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Green Hydrogen from Wind Energy for Long-Duration Energy Storage in Alberta

  • Author / Creator
    Noel, William Donald
  • With continued growth in global carbon emissions, much of the developed world is curtailing its dependence on fossil fuels. Broad decarbonization will not come from a single source, but rather a combination of policy, technology, and innovation. Wind power has seen significant development in Canada, having over 6,700 operational turbines installed over the last decade. Increased investment into wind energy has lead to improvements in the technology, with wind turbines roughly doubling in height since the early 1990’s. In recent years, hydrogen has seen a resurgence in popularity as a low carbon energy carrier. Pairing existing wind farms with energy storage, such as hydrogen, could increase their electricity revenue through price arbitrage, or generate new revenue through selling the hydrogen. This work examines the opportunity to generate green hydrogen in Alberta using a wind-hydrogen hybrid plant. To do so, Alberta’s electricity market operations were forecast to 2030 using commercial market simulation software, Aurora, including hourly prices and unit dispatch. To better simulate price spikes, electricity price perturbations, achieved through time series decomposition of historic price signals, are administered as random shocks to the hourly price forecasts. Wind-hydrogen hybrid plant characteristics, capacity and operating schedule, are optimized using linear programming. Results of this work show some potential for wind-generated green hydrogen to be cost competitive with steam-methane reforming in the next decade, with some scenarios achieving levelized cost of green hydrogen below $2/kg. Regardless of market conditions, optimal electrolyser sizing is contingent on achieving a capacity factor between 40% and 60%. At current costs, energy arbitrage through hydrogen fuel cells is not financially viable.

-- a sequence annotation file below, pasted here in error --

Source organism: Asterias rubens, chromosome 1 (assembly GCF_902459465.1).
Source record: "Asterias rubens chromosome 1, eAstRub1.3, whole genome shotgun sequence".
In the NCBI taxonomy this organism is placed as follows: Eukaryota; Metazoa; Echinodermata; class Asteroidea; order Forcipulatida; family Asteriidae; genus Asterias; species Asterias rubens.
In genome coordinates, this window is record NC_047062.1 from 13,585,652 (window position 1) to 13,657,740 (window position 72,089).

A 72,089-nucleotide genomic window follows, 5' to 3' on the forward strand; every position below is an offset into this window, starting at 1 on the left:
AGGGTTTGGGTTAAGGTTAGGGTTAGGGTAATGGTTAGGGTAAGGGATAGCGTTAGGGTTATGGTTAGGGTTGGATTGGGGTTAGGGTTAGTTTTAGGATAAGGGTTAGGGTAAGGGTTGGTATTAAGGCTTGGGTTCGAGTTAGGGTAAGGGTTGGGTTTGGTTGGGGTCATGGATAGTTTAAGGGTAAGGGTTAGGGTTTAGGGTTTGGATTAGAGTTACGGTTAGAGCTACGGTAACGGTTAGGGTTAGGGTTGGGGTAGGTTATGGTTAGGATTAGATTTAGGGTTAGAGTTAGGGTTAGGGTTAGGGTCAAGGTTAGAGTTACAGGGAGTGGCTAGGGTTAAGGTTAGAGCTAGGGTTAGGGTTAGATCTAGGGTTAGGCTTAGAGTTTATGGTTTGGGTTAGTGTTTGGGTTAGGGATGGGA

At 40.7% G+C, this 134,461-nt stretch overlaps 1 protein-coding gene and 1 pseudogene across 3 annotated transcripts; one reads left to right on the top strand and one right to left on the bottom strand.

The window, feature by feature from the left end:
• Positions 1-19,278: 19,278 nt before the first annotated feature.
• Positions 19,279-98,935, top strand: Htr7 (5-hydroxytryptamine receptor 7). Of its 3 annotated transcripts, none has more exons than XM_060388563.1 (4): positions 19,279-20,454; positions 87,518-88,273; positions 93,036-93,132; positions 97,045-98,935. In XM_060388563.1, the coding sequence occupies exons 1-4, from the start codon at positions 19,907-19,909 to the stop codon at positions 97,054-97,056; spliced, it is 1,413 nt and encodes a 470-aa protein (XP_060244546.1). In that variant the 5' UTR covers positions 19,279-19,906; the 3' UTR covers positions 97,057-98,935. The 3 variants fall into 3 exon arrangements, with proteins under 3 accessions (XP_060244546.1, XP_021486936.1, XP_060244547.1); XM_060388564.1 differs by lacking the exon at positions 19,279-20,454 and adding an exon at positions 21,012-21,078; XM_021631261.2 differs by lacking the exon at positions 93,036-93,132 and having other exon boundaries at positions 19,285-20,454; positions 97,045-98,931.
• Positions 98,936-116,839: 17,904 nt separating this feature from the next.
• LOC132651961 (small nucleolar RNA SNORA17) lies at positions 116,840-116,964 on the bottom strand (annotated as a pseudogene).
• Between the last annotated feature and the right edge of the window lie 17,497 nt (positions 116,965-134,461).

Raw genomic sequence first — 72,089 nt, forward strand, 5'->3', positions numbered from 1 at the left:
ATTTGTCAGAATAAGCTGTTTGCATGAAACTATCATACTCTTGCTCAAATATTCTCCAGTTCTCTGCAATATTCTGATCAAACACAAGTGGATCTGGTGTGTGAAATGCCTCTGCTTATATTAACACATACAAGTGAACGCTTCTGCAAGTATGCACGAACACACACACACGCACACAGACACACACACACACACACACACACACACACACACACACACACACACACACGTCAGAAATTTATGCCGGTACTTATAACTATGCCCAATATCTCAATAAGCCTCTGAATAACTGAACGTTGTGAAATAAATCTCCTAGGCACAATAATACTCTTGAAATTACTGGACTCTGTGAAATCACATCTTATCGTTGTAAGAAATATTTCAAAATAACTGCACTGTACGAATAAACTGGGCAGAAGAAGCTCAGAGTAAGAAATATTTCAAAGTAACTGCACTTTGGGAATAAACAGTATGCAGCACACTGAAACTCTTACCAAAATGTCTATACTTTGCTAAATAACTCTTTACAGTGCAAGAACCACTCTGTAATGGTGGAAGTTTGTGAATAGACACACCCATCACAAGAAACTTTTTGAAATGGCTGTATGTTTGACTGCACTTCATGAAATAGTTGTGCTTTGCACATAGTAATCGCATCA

• Subjects / Keywords
  • Graduation date
    Fall 2021
  • Type of Item
    Thesis
  • Degree
    Master of Science
  • DOI
    https://doi.org/10.7939/r3-y6z1-fj91
  • License
    This thesis is made available by the University of Alberta Libraries with permission of the copyright owner solely for non-commercial purposes. This thesis, or any portion thereof, may not otherwise be copied or reproduced without the written consent of the copyright owner, except to the extent permitted by Canadian copyright law.